Morocco seeks relevance in AU

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Moroccan King Mohammed. Twitter photo
Moroccan King Mohammed. Twitter photo

After 32 years of quitting in protest of the acceptance of Western Sahara as member of African Union (AU), Morocco is seeking to rejoin the bloc and be more relevant.

Moroccan King Mohammed VI offered a conditional olive branch to African leaders in a speech in Senegal declaring his country wanted to “take back its natural position in Africa”.

Mohammed VI delivered an annual speech usually given at home in Dakar to “show the great interest we take in our continent”, while still firmly maintaining the “unshakeable Moroccan identity of the Western Sahara”.

Morocco has occupied the sparsely populated Western Sahara area since 1975 in a move that was not recognised by the international community.

He emphasised that his nation would “ask no one’s permission to take our legitimate rights,” as “nothing” would change regarding its position on the Western Sahara.

According to Africa Review The king arrived late Sunday from Gabon on a three-day trip to Senegal following an east African charm offensive in Rwanda and Tanzania.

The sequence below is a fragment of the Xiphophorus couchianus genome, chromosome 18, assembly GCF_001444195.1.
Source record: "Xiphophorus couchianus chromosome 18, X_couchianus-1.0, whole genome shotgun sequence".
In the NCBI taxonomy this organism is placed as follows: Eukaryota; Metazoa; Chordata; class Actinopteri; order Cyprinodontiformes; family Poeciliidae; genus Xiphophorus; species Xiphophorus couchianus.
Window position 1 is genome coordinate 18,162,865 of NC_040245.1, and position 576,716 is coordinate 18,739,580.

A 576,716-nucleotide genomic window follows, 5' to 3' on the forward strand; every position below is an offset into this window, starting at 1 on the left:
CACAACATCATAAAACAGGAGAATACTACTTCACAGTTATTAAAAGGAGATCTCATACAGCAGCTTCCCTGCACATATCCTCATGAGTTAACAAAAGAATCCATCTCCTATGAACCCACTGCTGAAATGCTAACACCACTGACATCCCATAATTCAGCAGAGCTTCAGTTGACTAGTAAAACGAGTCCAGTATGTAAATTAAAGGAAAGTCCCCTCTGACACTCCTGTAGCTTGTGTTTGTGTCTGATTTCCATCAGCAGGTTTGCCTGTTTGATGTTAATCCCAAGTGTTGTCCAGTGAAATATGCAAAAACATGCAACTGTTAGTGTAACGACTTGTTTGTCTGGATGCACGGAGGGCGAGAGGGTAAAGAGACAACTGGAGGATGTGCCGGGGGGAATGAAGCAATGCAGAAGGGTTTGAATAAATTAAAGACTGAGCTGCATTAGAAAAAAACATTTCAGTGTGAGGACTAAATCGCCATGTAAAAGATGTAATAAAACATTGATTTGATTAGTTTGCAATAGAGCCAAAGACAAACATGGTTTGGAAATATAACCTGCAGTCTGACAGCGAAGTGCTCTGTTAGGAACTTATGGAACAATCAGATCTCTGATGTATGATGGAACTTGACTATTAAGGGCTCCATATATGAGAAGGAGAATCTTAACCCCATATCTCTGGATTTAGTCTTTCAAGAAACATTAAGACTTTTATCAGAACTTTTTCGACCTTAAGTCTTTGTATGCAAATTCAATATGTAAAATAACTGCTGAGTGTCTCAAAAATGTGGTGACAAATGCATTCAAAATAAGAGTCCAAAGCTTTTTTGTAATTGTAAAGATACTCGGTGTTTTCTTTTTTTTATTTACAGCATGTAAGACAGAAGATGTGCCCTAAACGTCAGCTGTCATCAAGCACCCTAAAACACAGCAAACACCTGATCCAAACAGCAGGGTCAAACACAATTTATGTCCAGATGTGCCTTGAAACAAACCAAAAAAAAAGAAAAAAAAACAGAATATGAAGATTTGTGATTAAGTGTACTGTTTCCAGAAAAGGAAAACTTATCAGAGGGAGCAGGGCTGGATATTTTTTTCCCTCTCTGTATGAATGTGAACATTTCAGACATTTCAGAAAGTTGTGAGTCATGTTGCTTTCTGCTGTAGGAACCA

He declared that Morocco has “a staggering level of support to take up a seat in the heart of the institutional family of Africans,” referring to the AU.

He is due to meet Senegalese officials on Monday including President Macky Sall.

Morocco maintains that Western Sahara is an integral part of the kingdom even though local Sahrawi people have long campaigned for the right to self-determination.

In 1991, the United Nations brokered a ceasefire between Moroccan troops and Sahrawi rebels of the Algerian-backed Polisario Front but a promised referendum to settle the status of the desert territory is yet to materialise.

Rabat’s membership bid must be approved by a vote of the AU Commission in order to be accepted.

The African Union (AU) is a continental union consisting of 54 countries in Africa.

The only African state that is a United Nations member, but is not a member of the African Union is Morocco, which opted to leave its ancestor, the Organisation of African Unity, due to the Organization’s recognition of the Sahrawi Arab Democratic Republic (Western Sahara) as a member state.

It reapplied to rejoin the union in 2016.

The AU was established on 26 May 2001 in Addis Ababa and launched on 9 July 2002 in South Africa, with the aim of replacing the Organisation of African Unity (OAU).

The most important decisions of the AU are made by the Assembly of the African Union, a semi-annual meeting of the heads of state and government of its member states. The AU’s secretariat, the African Union Commission, is based in Addis Ababa.

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